2. An excellent review, as always, of a book filled with so many ideas, so many experiences that it’s hard to put into words. I remember being overwhelmed by the sheer volume of information and emotion there was to be processed when I read this a few years ago – it took me almost a month to read, if I recall correctly. But as far as WWI memoirs from a female perspective go, I think you’d be hard pressed to find an author who captures the spirit and the details of the time as well as Vera Brittain. I’m not sure I came out of the reading experience liking her (as you say, her habit of canonizing Roland and her brother grates, though I do subscribe to the belief that the loss of so many young, intelligent, public school boys/men left a leadership vacuum throughout Europe that impacted the way the 20th Century evolved, not for the better) but I couldn’t help but admire her for all she had been through and how she had risen to the challenges presented.

    Clearly, a book that needs to be on more required reading lists.

    1. Thanks Claire. It was difficult to sort of ‘sum up’ a book of this scope, that encompasses so much. It took me over two weeks to read, and I needed to take the time over it to let it sink in and really effect me in the way it was meant to. It’s definitely a book to savour. I’m glad I’m not the only one who found her a little difficult to like at times – I thought I was being unkind! Personally I think leadership vacuum argument has been rather overestimated. These wealthy well educated men almost certainly would have been in positions of power, yes, but simply by virtue of their wealth and social status. They wouldn’t necessarily have been the best people for the job, or any more skilled for those positions than the people who had them. Wealth and public school educations don’t compensate for natural aptitude and especially in the early 20th c you’d be hard pressed to find anyone in positions of leadership who was there for their personal qualities rather than their personal connections. I don’t necessarily think they would have made the world a significantly better place. I think that was something that generation needed to believe, if I’m honest.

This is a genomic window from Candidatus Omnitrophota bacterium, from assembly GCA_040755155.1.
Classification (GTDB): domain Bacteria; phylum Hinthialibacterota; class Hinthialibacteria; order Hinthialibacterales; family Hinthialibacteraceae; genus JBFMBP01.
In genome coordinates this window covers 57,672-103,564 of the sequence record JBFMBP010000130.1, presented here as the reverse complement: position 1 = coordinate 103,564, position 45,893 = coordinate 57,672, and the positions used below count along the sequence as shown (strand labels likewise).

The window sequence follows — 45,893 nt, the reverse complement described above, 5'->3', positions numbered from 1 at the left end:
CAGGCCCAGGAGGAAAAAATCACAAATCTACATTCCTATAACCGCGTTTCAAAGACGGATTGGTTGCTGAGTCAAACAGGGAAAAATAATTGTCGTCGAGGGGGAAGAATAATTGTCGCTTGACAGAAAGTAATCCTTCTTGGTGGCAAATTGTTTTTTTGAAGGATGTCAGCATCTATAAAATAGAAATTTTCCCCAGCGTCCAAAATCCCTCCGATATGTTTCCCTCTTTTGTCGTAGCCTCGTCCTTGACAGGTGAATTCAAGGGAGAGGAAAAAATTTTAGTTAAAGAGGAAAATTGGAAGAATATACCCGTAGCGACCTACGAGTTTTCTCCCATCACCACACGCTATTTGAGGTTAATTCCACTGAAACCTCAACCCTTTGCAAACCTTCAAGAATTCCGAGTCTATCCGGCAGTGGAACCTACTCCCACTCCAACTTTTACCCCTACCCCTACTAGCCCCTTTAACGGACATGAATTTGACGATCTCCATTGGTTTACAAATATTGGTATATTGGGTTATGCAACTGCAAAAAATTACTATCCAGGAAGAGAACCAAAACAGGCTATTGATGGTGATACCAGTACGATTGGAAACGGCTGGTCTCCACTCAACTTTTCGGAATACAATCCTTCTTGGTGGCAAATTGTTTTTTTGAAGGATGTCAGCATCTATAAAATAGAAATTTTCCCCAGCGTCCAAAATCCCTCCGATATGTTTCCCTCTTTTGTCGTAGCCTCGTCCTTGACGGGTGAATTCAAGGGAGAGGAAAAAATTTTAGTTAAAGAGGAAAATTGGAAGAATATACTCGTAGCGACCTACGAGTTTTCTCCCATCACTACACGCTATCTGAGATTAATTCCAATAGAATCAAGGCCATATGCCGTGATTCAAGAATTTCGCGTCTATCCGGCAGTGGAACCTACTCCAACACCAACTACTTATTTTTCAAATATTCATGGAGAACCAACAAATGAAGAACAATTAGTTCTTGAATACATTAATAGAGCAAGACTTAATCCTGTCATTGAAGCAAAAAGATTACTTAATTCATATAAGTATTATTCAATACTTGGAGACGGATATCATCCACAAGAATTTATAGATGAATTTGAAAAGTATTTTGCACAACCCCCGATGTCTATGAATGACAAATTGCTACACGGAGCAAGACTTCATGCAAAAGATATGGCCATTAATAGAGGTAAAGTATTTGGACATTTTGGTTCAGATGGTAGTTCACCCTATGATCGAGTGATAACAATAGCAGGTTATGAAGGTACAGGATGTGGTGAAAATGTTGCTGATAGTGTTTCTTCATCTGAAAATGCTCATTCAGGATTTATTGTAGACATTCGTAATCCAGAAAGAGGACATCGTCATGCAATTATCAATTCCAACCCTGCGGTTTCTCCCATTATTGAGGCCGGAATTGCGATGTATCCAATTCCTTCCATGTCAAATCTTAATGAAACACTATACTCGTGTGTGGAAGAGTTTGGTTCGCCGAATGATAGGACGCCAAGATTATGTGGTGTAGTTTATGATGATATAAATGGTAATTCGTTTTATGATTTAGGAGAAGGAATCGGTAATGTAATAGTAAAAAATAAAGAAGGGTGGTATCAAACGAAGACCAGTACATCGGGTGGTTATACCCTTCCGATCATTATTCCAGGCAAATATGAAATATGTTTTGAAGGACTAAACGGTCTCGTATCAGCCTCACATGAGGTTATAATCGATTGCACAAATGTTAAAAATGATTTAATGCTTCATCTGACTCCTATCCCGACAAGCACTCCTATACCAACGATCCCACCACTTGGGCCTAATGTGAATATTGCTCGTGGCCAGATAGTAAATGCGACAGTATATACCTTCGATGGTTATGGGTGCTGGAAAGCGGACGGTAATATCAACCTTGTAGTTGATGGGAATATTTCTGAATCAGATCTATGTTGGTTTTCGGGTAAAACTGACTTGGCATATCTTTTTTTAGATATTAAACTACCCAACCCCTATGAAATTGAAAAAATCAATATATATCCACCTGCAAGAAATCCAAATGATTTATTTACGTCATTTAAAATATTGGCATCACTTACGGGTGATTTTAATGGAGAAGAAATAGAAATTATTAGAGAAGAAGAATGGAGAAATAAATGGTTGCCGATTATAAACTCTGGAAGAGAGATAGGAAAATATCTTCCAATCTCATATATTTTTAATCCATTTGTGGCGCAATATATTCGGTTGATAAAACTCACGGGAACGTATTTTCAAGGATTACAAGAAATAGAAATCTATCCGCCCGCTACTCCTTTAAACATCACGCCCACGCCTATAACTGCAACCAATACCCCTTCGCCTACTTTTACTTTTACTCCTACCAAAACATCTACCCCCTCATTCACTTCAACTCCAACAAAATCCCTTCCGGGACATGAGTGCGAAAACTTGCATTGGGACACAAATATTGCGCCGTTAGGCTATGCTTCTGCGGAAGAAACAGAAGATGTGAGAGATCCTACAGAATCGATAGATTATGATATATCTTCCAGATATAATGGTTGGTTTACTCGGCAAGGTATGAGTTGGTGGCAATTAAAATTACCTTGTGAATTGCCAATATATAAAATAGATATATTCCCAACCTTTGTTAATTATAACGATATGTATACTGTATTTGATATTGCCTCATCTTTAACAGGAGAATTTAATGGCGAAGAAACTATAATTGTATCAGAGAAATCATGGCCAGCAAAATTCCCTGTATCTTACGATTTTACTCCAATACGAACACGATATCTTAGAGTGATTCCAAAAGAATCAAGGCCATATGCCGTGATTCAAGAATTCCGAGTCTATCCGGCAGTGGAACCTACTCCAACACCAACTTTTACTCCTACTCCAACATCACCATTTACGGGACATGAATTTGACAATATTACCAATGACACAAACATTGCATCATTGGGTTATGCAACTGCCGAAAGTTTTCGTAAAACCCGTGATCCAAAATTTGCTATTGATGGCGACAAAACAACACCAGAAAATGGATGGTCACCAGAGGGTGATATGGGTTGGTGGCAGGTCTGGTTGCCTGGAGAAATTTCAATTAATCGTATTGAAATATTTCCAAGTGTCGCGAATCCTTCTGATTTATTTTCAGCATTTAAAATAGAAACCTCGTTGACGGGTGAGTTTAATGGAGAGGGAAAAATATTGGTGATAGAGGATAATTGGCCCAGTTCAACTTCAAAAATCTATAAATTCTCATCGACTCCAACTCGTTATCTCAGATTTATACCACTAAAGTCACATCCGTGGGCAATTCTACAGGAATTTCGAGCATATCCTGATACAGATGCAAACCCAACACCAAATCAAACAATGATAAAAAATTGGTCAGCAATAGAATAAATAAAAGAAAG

However I am always open to other interpretations! I’m glad this was a book that affected you as much as it did me. Definitely required reading.

  3. I read this book many years ago and it is one of a handful of books that affected me very much. After this I could never get enough of books written at this time. You must try ‘Chronicle of Youth’ and ‘Letters from a Lost Generation’, which are the letters from and to Vera Britain from her brother, her finance and their two friends. In addition a biography ‘Vera Brittain a Life’ by Paul Berry and Mark Bostridge. Also try reading Winifred Holtby who was a close friend of VB’s.

    1. Hi Jennifer, thanks for your comment. I am very interested in all of these books you mention and am kicking myself that I passed up on a copy of VB’s biography in the charity shop the other day, as I’d love to read a more objective account of her life.

      I have read and greatly enjoyed some of Winifred Holtby’s books and am anxious to read Testament of Friendship now.

  4. Well told, Rachel, and you close with compelling, universal arguments against war.

    Loss is hard at any point in life, but, I think the loss of peers is particularly difficult. To lose them at any early age and in war with all of its horrors marks one, I think, for life. You can get beyond, go on to do good things and lead a good life, but, it is always there. I can understand your grating annoyance with Vera. Having myself lost a childhood friend to the Viet Nam war, an unforgivable waste of lives on all fronts, just months after finishing high school, I can understand her.